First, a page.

Right now, there seems to be no point to the latter event. However, we do know that the HM normally hangs off of the C-terminal extension, in plain view, until it is phosphorylated. At that point it buries itself in the HM-pocket (6). Given that HM pockets bind only phosphorylated HMs, this suggests that PDK-1 must be in close vicinity and binds to the newly phosphorylated HM before the enzyme’s own HM-pocket sequesters it (how this may happen will be explained later). Sequestration of the phospho-HM eventually occurs, displacing PDK-1. So, why is binding and releasing of PDK-1 important? What does PDK-1 do while bound to its substrate?

PDK-1 is the kinase responsible for phosphorylation of the activation-loop S/T in AGC kinases.

What we are observing here is the importance of the order of phosphorylation, and therefore the order of kinase activation and recruitment, in regulating enzyme activity. While the identity of the kinase that phosphorylates the HM S/T is still cloudy, the bulk of the research suggests that it is NOT PDK-1; the actual kinase activity has been attributed to autophosphorylation and/or to an elusive set of enzymes tentatively called PDK-2s (1).

PDK-1: The Structure Sensor

All AGCs share the same PDK-1 as a necessary factor in phosphorylation of their A-loop S/Ts. However, there is only one isoform of PDK-1, which is pretty much ubiquitously expressed (1, 2). Thus, PDK-1 seems a lousy enzyme for signal partitioning specificity. The many enzymes that seem to function as PDK-2s on the HM S/T should confer a certain degree of specificity, as will localization of different AGC kinases, although the majority seems to prefer the cytosol (1). Knowing this, why even bother with having a step in signal transduction mediated by a promiscuous enzyme such as PDK-1?

We mentioned in the above paragraph that PDK-1 binds phosphorylated HMs. It is perhaps more correct to say that phosphorylation of other AGC’s HMs recruits PDK-1. More and more, it seems that while PDK-1 is unable to do much by way of discrimination, its substrates can change their HM-phosphorylation state and in turn regulate PDK-1 activity. This is essential, because without PDK-1 interaction, AGC kinases cannot become catalytically active.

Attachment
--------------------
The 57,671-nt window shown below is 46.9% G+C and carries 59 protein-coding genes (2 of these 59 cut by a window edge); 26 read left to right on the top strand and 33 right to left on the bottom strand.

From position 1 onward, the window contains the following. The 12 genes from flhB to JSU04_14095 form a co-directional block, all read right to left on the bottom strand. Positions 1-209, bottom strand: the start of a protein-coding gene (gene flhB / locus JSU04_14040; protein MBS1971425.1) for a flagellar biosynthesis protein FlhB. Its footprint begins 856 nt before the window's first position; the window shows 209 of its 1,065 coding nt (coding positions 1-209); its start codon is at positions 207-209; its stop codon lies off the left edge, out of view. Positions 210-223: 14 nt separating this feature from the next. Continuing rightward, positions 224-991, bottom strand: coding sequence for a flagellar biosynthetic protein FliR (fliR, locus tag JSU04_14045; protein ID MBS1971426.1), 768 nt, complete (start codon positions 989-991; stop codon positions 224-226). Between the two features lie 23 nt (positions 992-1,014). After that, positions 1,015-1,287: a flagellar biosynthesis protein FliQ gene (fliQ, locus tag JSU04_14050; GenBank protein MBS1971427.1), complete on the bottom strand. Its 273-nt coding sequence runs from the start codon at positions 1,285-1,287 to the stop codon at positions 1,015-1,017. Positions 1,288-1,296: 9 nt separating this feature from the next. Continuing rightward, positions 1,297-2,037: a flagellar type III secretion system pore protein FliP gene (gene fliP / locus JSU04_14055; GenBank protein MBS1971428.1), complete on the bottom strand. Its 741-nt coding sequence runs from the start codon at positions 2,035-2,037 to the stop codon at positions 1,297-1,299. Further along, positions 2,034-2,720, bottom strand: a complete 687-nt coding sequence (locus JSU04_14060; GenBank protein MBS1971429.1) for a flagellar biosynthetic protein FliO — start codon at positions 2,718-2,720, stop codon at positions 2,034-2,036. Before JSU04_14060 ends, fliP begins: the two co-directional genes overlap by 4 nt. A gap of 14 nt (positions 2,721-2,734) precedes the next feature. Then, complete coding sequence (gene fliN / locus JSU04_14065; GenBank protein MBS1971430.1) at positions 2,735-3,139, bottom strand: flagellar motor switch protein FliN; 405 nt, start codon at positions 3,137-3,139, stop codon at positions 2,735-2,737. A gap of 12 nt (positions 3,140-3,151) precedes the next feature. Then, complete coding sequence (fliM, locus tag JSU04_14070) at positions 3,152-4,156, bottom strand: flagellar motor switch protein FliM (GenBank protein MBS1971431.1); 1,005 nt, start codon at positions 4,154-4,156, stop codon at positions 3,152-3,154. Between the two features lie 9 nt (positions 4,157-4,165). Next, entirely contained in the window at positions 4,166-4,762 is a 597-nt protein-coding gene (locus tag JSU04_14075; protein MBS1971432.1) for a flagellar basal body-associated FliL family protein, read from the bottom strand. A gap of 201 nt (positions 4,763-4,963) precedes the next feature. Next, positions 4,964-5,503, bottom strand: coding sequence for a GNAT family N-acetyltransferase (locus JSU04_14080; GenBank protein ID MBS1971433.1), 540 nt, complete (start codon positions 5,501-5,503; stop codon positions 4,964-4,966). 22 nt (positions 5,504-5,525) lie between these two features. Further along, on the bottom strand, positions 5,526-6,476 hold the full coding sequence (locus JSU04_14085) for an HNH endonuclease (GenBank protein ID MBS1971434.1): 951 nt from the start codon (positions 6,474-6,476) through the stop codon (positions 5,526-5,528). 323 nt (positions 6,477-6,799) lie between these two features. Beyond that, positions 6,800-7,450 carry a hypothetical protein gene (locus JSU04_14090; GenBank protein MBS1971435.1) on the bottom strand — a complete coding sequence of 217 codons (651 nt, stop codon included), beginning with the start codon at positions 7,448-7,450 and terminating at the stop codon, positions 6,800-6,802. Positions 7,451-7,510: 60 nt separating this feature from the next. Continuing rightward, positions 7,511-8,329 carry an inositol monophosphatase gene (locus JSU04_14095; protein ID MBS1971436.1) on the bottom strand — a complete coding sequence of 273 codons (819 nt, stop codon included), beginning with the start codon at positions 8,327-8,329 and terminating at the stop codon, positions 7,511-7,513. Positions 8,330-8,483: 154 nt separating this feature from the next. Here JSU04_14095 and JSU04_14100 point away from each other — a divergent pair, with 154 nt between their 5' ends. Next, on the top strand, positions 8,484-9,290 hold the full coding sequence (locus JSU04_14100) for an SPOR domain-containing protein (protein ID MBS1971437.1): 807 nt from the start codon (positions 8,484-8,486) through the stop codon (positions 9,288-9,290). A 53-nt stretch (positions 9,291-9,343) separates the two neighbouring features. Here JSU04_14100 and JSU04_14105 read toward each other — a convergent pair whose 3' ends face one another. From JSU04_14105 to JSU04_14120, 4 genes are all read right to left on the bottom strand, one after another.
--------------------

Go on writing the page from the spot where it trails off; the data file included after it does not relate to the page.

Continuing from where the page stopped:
PDK-1 Substrates

PKB: Unique among PDK-1 substrates by virtue of its PH domain

Different PDK-1 substrates have evolved their own mechanisms for recruitment of PDK-1. In the case of PKB, there is NO requirement for a pre-phosphorylated HM motif in order for PDK-1 to bind (5) . This at first seems strange, as HM-pockets are supposed to be specific for phospho -HMs, and binding of the phospho-HM to PDK-1′ HM pocket is known to be crucial to AGC kinase activation. How can this discrepancy be resolved?

At first, researchers tried to argue that the PH-domains of PDK-1 and PKB would serve to localize such that PKB’s HM would not even need to interact with PDK-1 (7) . This model is attractive, made more so by the fact that PKB is the sole PDK-1 substrate that has a PH domain (7). However, recent data showed that while the PH domain of PDK-1 performs the classical function of translocation to PIP3-rich membranes, the PKB-PH domain might actually be auto-inhibitory with respect to PKB activity, and binding by PIP3 serves to alter the PKB structure and allow it to be acted upon by PDK-1 (10) . The same might be the case for PDK-1 (9) . This is further supported by findings that a PKB mutant without a functional PH domain could still be normally translocated and activated as long as it was expressed with a wild-type (unmutated) PDK-1 (10).

Recently, X-ray crystallography has revealed that PKB’s HM-pocket is actually deformed until the HM is phosphorylated and binds to the HM-pocket (both with respect to PKB) (11) . The same authors found that provision of a peptide that mimicked a phosphorylated HM to PKB was sufficient to induce order to the HM-pocket and result in binding of the PKB-HM to the PKB-HM-pocket. Thus, it seems that phosphorylation of the HM of PKB causes a structural ordering of the HM-pocket (11). Strangely, the phosphorylation state of PKB’s HM seems to have nothing to do at all with PDK-1 binding.

In fact, PKB activity is increased anywhere from 30-100x by virtue solely of activation-loop phosphorylation (3); HM phosphorylation augments activity an additional 7-10x, but activation-loop phosphorylation is clearly the prime mover. This is also seen in other PDK-1 substrates, with the HM-loop serving more as an aid in recruiting PDK-1 via HM-phosphorylation and/or helping to stabilize the protein’s active conformation (1-3).

Fig 4. Once the HM-pocket is ordered by virtue of a structural shift (often induced by PDK-1-mediated phosphorylation of a separate residue), and the HM-serine/threonine is ALSO phosphorylated, the HM of an AGC kinase can bind to its own HM-pocket. Note that both requirements of HM-pocket ordering and HM-serine/threonine organization must be met for this to occur.